The weight limitation varies by airline and is typically only for babies less than ~20-25 pounds. You will need to remove your baby from the cot whenever the seat-belt lights turn on. If you’re interested in the bassinet seat, you will likely need to secure this seat early, and you may need to pay extra for it. We only sat behind the bulkhead while traveling with 1 baby. By the time we had baby number 2, being able to move the armrests to allow our toddler to lay flat has been a lifesaver on longer flights.
The time of the flight can make a big difference. Our babies have done better preserving nighttime sleep so we always pick late morning or midday flights when traveling domestically. We only fly overnight when traveling across multiple time zones.
I found the hardest time to travel via plane with a baby to be between ~9-18 months old. When they are itty bitty, while they are sweet and cuddly and you’re always exhausted, they don’t do much and sleep a lot. As their daily sleep needs decrease and they become mobile, every 5 minutes of entertainment feels like a win. During this stage, you can never bring too many toys. I pack favorite toys a week early so when I bring them out on the plane it’s practically brand new all over again.
When they are ~18+ months old, their attention span increases and they may even watch part or all of a movie. Stickers, Imagine Ink Coloring Books, and regular coloring books have been great plane activities.
If you’re switching multiple time zones, expect at least the first two nights to be rough with a baby under 2. Traveling several time zones is very difficult for babies since their tummies are so tiny. When they wake in the middle of the night, they are starving for dinner. I fill them up with their favorite foods during the new awake hours.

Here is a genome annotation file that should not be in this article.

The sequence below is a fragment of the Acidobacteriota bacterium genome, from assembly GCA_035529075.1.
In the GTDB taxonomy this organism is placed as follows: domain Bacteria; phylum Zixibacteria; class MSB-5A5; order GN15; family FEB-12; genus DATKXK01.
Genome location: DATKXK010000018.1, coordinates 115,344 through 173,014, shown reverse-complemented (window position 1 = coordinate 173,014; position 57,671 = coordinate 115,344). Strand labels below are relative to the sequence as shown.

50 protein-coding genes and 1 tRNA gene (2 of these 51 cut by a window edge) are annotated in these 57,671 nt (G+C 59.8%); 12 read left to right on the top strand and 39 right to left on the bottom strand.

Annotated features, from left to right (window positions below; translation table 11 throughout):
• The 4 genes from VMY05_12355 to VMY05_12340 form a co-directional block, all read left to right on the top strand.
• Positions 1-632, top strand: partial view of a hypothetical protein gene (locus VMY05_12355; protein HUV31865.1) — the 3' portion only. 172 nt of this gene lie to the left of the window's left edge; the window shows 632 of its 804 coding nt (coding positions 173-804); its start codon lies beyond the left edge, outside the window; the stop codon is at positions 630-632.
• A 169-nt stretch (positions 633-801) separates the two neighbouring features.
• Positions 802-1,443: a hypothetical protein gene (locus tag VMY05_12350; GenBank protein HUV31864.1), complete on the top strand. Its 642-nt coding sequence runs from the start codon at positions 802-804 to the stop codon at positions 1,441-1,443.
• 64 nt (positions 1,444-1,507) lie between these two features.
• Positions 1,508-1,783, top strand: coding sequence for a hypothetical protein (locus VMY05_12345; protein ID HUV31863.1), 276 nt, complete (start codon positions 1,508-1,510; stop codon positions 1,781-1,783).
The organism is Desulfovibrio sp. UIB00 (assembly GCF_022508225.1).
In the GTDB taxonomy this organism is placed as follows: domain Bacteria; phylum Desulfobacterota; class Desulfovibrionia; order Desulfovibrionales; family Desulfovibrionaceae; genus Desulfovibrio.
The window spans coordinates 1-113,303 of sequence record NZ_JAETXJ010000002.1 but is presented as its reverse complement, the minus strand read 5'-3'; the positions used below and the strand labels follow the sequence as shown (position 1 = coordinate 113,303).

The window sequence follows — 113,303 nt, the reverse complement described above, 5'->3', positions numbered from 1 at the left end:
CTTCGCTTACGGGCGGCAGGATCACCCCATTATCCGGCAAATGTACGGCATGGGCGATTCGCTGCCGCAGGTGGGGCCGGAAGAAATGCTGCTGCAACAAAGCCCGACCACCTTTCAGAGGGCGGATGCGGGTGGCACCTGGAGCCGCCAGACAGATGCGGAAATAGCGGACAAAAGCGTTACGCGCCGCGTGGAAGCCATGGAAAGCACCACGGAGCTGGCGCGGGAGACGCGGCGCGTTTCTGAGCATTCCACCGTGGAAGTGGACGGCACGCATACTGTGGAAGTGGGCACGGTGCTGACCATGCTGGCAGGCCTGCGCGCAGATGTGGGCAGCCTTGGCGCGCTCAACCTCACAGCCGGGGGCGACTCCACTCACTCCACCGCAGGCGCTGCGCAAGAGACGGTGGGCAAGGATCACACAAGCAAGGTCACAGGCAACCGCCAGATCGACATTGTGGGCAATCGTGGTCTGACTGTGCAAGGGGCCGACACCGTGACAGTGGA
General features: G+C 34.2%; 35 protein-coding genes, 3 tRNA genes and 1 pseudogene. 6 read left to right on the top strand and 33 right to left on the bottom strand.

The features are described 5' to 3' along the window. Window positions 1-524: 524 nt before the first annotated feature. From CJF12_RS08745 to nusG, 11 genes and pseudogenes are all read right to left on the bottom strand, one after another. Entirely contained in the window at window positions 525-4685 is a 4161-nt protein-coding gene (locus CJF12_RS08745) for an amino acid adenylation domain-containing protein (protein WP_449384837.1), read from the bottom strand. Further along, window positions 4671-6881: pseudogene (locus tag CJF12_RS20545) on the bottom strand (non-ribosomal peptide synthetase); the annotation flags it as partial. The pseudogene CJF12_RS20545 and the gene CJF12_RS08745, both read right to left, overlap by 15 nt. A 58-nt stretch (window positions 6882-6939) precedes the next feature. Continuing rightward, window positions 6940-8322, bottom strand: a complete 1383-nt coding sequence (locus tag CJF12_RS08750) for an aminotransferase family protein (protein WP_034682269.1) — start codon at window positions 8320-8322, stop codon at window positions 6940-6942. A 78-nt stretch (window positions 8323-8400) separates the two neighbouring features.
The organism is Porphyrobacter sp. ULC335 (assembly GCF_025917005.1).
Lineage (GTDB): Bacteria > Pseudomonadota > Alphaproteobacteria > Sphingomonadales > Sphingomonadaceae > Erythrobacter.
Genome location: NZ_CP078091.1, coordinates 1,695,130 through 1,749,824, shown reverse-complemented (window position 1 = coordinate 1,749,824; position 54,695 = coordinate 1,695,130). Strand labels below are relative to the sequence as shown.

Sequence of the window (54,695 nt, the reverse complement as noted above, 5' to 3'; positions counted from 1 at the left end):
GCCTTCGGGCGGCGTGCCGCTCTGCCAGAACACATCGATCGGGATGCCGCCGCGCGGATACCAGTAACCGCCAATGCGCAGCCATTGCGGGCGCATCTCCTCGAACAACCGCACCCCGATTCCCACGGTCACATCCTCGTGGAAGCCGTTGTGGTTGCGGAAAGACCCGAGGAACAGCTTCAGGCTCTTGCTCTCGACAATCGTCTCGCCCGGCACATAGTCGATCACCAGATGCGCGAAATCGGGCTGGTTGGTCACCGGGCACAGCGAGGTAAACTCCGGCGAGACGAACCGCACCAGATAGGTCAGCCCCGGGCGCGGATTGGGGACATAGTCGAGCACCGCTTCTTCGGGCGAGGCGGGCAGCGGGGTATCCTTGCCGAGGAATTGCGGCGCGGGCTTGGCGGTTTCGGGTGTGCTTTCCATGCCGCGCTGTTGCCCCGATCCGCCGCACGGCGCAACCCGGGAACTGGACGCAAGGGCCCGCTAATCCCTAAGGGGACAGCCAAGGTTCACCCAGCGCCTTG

When our babies woke up ready to party in the middle of the night, I helped them adjust to several time zone changes by holding them in the dark, and nursing/feeding them as needed. As painful as it is to wake a sleeping baby, I woke them up in the morning at their normal wake-time and capped daytime naps. I kept them outside with the bright sunlight as much as possible during the day and stretched them as close to possible to their ordinary nap and bedtimes. Both our babies adjusted beautifully by night 3 on our trips (even when we switched 14 time zones when our son was 14 months old). Instituting the same process when we returned home has been an easier adjustment.
For all the nursing moms, I have felt like I could take my babies anywhere knowing they could eat so long as we were together. If you’re traveling with a pump, consider leaving the bulky electric pump at home and try a cheap manual hand pump. After traveling with the NUK hand pump, I never went back to the electric pump, not even at home. The hand pump is easy to transport, has less parts to clean, and for me, it was more efficient without needing to be connected to an outlet. I have had to replace it every 8-10 weeks, which is still significantly cheaper than replacing the expensive parts from the electric pump every couple of months. The Lansinoh and Medela Manual Breast Pumps are popular options.
Portable Potty Seat
If you’re traveling with a newly potty trained toddler, traveling with a lightweight, easy to clean foldable toilet seat that covers the public toilet seat may help tremendously.
Before traveling during pregnancy, I discussed travel plans with my doctor and then scheduled an appointment immediately preceding the trip to ensure I still had his blessing. I mapped out nearby hospitals in case of emergency, and confirmed the extent of medical insurance for international travels.
You should also check your airline’s rules for pregnant travelers. Many airlines prohibit expectant mothers from flying by 36 weeks pregnant for longer and international flights. The cutoff date is typically later for shorter and domestic flights. You may need a doctor’s note or other form(s) completed by your doctor confirming your due date and that you’re fit to travel. I brought one as a precaution while flying during the third trimester.
While flying (especially during the third trimester), drink lots of water, wear compression leggings and stretch your ankles and legs throughout the flight to avoid/reduce swelling.